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Aging at Home

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from Detroit at Home News

Simple modifications such as wider doorways, “curbless” shower enclosures with floor-level entry and easier access to step-down living rooms are among modifications that let seniors avoid being uprooted if one person in the household uses a walker or has restricted mobility. A gentle incline and handrail, for example, can assure continued use of a sunken family room or living room. Bathroom and bedroom doorways can be enlarged in just a day from the customary 28 inches in older homes to 33 inches or more, allowing unassisted entry with a walker or wheelchair.

Home ownership rewards for those in their 60s, 70s and beyond typically include mortgage-free living amid longtime friends in familiar neighborhoods. Owners can preserve that stability and security through renovations that add comfort and accommodate needs that arise as we mature.

Simple modifications such as wider doorways, “curbless” shower enclosures with floor-level entry and easier access to step-down living rooms are among modifications that let seniors avoid being uprooted if one person in the household uses a walker or has restricted mobility. A gentle incline and handrail, for example, can assure continued use of a sunken family room or living room. Bathroom and bedroom doorways can be enlarged in just a day from the customary 28 inches in older homes to 33 inches or more, allowing unassisted entry with a walker or wheelchair.

Other bathroom upgrades, which many owners incorporate into improvement projects before infirmity makes them a necessity, include sturdy safety bars alongside the commode, shower and elsewhere. They can double as towel racks, and won’t pull out if grabbed to prevent a fall, explains Patty Shea, founder of Shea Company Construction in Birmingham. “A built-in shower stall seat is another prudent addition that’s practical at any age. We call them universal design elements,” adds Shea, a Certified Aging-in-Place Specialist. “Some of our clients request the same type of improvements for their homes and their parents’ homes.”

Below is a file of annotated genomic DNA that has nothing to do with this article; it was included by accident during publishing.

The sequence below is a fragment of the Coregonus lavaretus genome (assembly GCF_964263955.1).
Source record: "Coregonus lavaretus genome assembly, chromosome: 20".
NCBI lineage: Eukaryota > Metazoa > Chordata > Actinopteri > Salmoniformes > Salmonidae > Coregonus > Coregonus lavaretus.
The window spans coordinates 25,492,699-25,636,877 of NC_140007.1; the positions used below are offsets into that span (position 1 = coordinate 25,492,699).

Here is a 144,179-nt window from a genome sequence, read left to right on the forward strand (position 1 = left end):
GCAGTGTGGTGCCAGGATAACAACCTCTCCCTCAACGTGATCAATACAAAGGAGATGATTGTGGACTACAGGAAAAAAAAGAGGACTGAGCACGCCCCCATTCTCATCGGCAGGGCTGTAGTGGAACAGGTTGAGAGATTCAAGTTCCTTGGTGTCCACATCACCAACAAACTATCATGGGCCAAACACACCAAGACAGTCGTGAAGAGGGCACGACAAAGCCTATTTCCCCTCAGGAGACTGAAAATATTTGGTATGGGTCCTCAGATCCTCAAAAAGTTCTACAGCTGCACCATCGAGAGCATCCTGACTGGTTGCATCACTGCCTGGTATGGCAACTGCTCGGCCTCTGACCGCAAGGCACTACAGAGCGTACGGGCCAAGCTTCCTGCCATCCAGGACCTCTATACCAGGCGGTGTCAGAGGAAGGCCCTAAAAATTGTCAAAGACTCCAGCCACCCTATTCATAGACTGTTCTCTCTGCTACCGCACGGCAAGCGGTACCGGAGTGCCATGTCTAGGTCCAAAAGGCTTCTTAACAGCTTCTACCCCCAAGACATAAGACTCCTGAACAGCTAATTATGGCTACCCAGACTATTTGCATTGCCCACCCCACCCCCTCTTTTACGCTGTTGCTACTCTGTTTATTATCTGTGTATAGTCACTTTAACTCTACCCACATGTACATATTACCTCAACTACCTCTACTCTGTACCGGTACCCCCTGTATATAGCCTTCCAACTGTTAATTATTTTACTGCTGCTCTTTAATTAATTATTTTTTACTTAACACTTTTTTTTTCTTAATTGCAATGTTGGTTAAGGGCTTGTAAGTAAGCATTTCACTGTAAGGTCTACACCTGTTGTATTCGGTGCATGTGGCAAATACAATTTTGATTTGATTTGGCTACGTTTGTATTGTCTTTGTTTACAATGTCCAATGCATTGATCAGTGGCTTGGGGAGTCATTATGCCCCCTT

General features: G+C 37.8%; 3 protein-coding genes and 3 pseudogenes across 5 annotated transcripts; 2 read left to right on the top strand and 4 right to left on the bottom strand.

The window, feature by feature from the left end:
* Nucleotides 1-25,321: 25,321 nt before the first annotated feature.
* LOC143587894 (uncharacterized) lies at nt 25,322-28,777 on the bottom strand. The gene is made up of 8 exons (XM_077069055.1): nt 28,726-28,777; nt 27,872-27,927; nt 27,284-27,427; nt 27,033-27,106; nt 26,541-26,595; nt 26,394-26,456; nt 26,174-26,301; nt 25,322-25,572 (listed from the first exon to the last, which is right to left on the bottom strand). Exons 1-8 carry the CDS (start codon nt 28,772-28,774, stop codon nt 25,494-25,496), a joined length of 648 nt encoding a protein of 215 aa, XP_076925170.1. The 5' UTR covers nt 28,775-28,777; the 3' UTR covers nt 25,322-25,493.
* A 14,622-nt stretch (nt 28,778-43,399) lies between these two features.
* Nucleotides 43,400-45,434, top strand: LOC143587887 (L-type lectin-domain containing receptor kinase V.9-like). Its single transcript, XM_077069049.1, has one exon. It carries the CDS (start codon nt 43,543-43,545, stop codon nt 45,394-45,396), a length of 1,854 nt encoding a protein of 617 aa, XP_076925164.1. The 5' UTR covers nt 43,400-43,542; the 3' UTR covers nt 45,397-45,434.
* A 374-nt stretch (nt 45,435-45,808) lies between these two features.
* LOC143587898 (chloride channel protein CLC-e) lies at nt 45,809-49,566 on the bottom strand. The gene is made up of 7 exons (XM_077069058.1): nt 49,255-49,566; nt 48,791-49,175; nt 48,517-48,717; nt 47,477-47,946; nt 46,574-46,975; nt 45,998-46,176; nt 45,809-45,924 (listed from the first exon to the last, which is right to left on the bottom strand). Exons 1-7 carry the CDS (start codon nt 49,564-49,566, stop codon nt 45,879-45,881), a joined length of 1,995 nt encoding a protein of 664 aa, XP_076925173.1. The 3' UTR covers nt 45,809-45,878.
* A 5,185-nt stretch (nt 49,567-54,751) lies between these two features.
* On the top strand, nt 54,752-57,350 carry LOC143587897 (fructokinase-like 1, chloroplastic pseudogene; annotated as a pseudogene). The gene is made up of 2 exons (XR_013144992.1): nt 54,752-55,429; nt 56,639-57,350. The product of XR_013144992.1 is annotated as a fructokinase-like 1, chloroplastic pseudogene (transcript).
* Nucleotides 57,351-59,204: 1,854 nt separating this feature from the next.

When homeowners nearing retirement age modernize kitchens, Shea often recommends leaving a recessed opening under sinks and counters so they are reachable with a walker. Larger projects can involve converting a first-floor den into a master bedroom that is simpler to reach than one upstairs.

Each project reflects the same type of gracious appearance and elegant materials provided for other residential work, such as tile, marble, granite and wood. Making a home senior-friendly adds lasting value without adding an institutional atmosphere. “These investments bring safety and convenience,” says Shea. “They also provide quality-of-life benefits by letting residents remain where they are most comfortable, rather than in an assisted-living facility.”

Improvements can be done in gradual stages to add accommodations as they are needed, perhaps starting with doorway-widening that costs as little as $400 for each area enlarged. “The gratitude expressed by owners who are able to “stay put” shows that this is a worthwhile investment,” comments Shea, who earned 2006 Remodelor of the Year recognition from the Building Industry Association of Southeastern Michigan and is vice-chair of its Remodelors Council.

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